You are on page 1of 10

Understanding consumer perceptions of advertising effects:

a self-concept perspective

Karyn N. Lewis

Qualitative Research Methods

Professor D. Neumann

Rochester Institute of Technology

Winter 2007
K.LEWIS 2

Introduction

Companies often look to advertising as a way of boosting sales by increasing the public’s exposure to a product or

service. On any given day the typical U.S. consumer is exposed to between 3,000 and 5,000 advertisements

(Coulter, Zaltman, & Coulter, 2001). As the foundation and economic lifeblood of the U.S. mass media, advertising

sells a great deal more than products and services; it sells values, images, and concepts of success and worth, love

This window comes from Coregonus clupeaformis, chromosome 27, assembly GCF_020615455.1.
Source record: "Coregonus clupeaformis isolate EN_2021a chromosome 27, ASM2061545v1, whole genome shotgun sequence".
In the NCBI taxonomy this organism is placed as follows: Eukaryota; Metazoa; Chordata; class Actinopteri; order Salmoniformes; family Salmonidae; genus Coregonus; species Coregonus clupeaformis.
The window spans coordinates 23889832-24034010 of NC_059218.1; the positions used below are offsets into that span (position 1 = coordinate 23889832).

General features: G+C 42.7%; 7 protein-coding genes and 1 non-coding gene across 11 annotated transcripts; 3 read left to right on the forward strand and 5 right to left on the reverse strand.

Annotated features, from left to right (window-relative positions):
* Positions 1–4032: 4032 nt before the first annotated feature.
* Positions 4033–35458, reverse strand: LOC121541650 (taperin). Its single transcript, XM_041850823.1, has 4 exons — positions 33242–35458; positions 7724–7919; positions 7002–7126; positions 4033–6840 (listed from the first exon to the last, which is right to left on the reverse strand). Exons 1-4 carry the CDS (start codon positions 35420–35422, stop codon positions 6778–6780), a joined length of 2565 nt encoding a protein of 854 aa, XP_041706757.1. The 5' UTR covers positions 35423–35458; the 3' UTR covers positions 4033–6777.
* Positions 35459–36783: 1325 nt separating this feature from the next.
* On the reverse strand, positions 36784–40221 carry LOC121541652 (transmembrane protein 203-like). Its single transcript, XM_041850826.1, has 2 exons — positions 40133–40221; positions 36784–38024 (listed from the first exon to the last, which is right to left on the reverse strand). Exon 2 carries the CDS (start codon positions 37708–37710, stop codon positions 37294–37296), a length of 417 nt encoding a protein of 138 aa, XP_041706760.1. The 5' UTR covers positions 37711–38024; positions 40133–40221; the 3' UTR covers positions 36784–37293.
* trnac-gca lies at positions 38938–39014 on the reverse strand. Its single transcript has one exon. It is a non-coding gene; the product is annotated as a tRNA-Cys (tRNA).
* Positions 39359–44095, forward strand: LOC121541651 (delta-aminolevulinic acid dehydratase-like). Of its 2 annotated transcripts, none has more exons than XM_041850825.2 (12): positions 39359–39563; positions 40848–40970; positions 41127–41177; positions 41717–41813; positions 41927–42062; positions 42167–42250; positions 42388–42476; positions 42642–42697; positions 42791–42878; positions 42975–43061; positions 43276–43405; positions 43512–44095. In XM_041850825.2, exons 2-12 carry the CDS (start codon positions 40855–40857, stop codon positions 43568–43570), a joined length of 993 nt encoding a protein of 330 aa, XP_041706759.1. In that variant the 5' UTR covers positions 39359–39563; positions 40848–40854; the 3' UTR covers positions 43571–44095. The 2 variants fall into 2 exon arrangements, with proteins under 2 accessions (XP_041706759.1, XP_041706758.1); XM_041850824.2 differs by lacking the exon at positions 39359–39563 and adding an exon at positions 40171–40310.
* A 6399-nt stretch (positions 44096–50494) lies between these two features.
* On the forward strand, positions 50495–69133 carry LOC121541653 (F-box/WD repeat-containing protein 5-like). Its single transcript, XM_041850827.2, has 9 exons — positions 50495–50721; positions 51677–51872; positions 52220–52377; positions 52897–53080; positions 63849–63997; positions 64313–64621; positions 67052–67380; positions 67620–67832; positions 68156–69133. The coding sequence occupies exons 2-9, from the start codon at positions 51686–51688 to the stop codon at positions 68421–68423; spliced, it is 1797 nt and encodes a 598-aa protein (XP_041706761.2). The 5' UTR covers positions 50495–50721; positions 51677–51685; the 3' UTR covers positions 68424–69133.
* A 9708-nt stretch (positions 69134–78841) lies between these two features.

and sexuality, and popularity and normalcy—essentially telling us who we are and who we should be. The social

consequences of advertising has long been the subject of social commentary, with the main criticism that advertising

presents an unrealistic or idealized picture of people and their lives. In effect, advertising tends to create an idealistic

world in which people are rarely ugly, overweight, poor, struggling, or disabled (Lasch, 1978). Given the

pervasiveness of advertising in the United States, it is not surprising that researchers have theorized about and

investigated consumers’ attitudes toward advertising and the consequences of idealized images for more than three

decades.

In their seminal work on attitudes toward advertising, Bauer and Greyser (1968) have suggested that advertising has

two broad effects on society: economic and social. Their works, have served as a foundation for researchers